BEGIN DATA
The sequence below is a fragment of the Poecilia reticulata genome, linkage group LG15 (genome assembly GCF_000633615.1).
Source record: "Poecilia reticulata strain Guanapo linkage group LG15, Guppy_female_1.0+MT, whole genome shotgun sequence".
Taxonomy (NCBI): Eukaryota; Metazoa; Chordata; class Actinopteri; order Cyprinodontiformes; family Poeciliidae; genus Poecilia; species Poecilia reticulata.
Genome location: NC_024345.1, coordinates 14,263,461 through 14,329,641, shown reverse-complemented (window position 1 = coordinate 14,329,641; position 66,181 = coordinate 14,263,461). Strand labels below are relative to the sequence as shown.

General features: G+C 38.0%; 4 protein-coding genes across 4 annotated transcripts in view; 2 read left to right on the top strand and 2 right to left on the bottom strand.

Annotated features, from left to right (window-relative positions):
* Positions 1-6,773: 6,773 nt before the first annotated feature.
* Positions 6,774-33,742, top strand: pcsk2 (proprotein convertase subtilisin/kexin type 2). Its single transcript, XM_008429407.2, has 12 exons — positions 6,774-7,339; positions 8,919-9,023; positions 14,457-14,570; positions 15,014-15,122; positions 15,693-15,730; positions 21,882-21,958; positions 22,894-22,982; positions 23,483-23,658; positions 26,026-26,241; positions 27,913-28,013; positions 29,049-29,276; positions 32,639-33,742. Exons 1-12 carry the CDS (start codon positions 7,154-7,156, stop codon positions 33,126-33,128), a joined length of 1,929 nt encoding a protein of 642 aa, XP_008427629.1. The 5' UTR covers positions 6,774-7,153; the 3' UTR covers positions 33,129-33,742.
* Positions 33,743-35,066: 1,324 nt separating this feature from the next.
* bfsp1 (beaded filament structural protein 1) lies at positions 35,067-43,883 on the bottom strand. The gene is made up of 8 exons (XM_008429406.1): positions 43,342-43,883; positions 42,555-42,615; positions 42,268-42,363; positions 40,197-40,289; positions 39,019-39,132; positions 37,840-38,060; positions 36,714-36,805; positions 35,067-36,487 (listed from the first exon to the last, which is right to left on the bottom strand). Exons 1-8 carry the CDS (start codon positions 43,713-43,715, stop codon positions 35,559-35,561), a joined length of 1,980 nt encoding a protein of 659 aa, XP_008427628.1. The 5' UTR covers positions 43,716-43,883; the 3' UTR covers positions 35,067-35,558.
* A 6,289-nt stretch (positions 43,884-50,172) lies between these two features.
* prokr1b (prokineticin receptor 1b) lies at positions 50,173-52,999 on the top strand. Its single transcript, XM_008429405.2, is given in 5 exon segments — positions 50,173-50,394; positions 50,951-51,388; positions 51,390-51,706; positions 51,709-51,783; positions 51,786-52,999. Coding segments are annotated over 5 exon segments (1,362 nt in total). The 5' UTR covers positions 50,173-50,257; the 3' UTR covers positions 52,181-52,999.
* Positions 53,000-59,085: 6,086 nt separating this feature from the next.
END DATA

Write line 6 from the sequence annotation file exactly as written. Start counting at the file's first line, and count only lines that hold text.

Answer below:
Annotated features, from left to right (window-relative positions):